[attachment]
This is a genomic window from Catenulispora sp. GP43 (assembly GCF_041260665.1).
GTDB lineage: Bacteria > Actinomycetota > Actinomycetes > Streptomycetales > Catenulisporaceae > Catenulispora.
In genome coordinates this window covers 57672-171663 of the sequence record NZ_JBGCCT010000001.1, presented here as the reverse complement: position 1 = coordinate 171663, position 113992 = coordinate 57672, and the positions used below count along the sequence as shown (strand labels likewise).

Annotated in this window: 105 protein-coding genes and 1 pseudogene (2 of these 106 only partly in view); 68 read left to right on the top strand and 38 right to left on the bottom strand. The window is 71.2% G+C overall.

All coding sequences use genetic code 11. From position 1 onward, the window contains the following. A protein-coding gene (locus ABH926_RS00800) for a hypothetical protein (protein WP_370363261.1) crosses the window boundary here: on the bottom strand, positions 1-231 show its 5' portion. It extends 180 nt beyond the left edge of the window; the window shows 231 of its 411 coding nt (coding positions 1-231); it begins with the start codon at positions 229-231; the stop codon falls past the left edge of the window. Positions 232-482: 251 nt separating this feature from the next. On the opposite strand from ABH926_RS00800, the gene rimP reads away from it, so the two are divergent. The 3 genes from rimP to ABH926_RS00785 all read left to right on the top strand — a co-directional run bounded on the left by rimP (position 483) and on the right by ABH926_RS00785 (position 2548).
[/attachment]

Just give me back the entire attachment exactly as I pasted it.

This is a genomic window from Catenulispora sp. GP43 (assembly GCF_041260665.1).
GTDB lineage: Bacteria > Actinomycetota > Actinomycetes > Streptomycetales > Catenulisporaceae > Catenulispora.
In genome coordinates this window covers 57672-171663 of the sequence record NZ_JBGCCT010000001.1, presented here as the reverse complement: position 1 = coordinate 171663, position 113992 = coordinate 57672, and the positions used below count along the sequence as shown (strand labels likewise).

Annotated in this window: 105 protein-coding genes and 1 pseudogene (2 of these 106 only partly in view); 68 read left to right on the top strand and 38 right to left on the bottom strand. The window is 71.2% G+C overall.

All coding sequences use genetic code 11. From position 1 onward, the window contains the following. A protein-coding gene (locus ABH926_RS00800) for a hypothetical protein (protein WP_370363261.1) crosses the window boundary here: on the bottom strand, positions 1-231 show its 5' portion. It extends 180 nt beyond the left edge of the window; the window shows 231 of its 411 coding nt (coding positions 1-231); it begins with the start codon at positions 229-231; the stop codon falls past the left edge of the window. Positions 232-482: 251 nt separating this feature from the next. On the opposite strand from ABH926_RS00800, the gene rimP reads away from it, so the two are divergent. The 3 genes from rimP to ABH926_RS00785 all read left to right on the top strand — a co-directional run bounded on the left by rimP (position 483) and on the right by ABH926_RS00785 (position 2548).